Rapunzel Rapunzel, Let Down Your Hair

by Robert H. Bestor, Jr.

One of the many joys of European travel is a category of overnight accommodation that is rare in North America—the gemütlich little hotel and restaurant operated for decades by the same family.

Yes, there are bed and breakfasts in many of our cities but rarely do they have a restaurant, and in our town of Ashland, Oregon, (home to about 60 of them) the Las Vegas over-under betting on burnout for B&B proprietors is about four years.

One could argue this point, but surely it is beyond dispute that another European hotel category is totally without a North American counterpart—the small, family-owned castle. Our favorite example of this genre is Schloss Haunsperg (schlosshaunsperg.com) in Hallein bei Salzburg, an eight-bedroom, one-chapel hideaway owned and gracefully operated for several decades by Eike and Georg von Gernerth, who roll out the warmest welcome in all of Austria.

Another is Schloss Sommersdorf, an 800-year-old moated, stone fortress in the tiny village of Sommersdorf about 12 km straight south of Anspach along the FrankfurtNürnberg Autobahn. A mere 460 years ago the family von Crailsheim signed escrow papers at the local title company and took over the Sommersdorf, and naturally, they still own it today. Then 15 years ago, the current occupant and major domo, Baron Manfred von Crailsheim, a physician practicing in Anspach, converted a portion of the interior into small apartments and guest bedrooms that are now available to rent.

While an overnight or two is possible, Sommersdorf is best suited for stays of a week or more, and it makes a great headquarters for seeing this part of Germany. Such towns as Nürnberg, Rothenberg ob der Tauber, Dinkelsbühl and Schwabisch Hall are all within a short drive. Würzburg, Bad Mergentheim, Wertheim and Bamberg are a bit farther but still good day-trip candidates. Anspach, too, is of some interest, even if it’s just to find a restaurant since the town of Sommersdorf is a bit light in that category.

The Schloss is highly recommended for families. Children, particularly, will cotton to the idea of living in a real castle. As you might expect in an 800-year-old building, there are a few rough spots but its apartments and double rooms are comfortable and authentic. The former all have living room, bedroom, bathroom and kitchenette and come equipped with telephone, radio and satellite-TV. We stayed in one of the doubles. It was huge, with a canopied bed, and plenty of antique furnishings.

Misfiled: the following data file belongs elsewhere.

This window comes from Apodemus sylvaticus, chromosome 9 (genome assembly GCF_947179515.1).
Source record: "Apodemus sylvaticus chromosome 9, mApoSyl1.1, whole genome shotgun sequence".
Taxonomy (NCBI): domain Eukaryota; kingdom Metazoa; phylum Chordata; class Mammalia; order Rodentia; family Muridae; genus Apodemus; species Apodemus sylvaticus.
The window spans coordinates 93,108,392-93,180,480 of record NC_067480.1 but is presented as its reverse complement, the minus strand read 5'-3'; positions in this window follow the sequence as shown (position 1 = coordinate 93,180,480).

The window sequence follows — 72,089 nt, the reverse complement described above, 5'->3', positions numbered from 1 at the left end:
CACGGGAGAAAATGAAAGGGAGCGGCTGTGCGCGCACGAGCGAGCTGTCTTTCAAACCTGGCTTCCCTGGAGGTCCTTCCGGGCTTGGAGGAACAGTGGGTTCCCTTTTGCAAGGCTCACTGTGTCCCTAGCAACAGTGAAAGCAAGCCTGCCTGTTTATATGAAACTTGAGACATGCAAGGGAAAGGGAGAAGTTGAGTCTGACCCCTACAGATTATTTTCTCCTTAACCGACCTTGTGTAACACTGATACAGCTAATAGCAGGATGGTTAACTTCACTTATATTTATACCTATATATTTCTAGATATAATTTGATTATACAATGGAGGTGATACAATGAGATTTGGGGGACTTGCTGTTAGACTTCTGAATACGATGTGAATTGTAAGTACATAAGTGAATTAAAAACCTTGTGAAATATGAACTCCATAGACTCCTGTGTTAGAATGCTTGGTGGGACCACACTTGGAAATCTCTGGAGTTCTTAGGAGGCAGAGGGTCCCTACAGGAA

The Baron is a wonderful host who dotes on guests, frequently inviting them into his private quarters for a late-afternoon glass of wine. He especially likes to take visitors on night-time forays into catacombs under the adjacent chapel, where they are introduced to the castle’s collection of mummies, including several Crailsheim ancestors and a Swedish colonel still wearing his boots who was interred during the Thirty Years War (1618-1648). Macabre, but interesting.

Schloss Sommersdorf is a Wasserburg or water castle and its stone towers and ramparts are protected by a moat and several ponds which are home to ducks and swans. There is a lovely garden, a swimming pool, and grounds for strolling. The castle’s drawbridge was replaced by a permanent, stone bridge in the 19th century.

It should be noted that Schloss Sommersdorf can be booked through the excellent travel packager, Untours (www.untours.com, 888-868-6871), as one of their products: a week in July at Sommersdorf including a rental car, a stocked refrigerator, and on-the-scene travel advice if needed, is $1,698 for two persons. If you stay for two weeks it’s $2,638.

Below is info for those who want to book directly with the castle.

Daily Rates:
Rooms and apartments are priced from €104 to €140 depending on room and length of stay. An additional, connecting bedroom costs from €68 to €85 per day. Breakfast is extra.

Dr. Manfred von Crailsheim, D-8802 Schloss Sommersdorf, Germany
tel. +49/09805/91920, www.schloss-sommersdorf.de.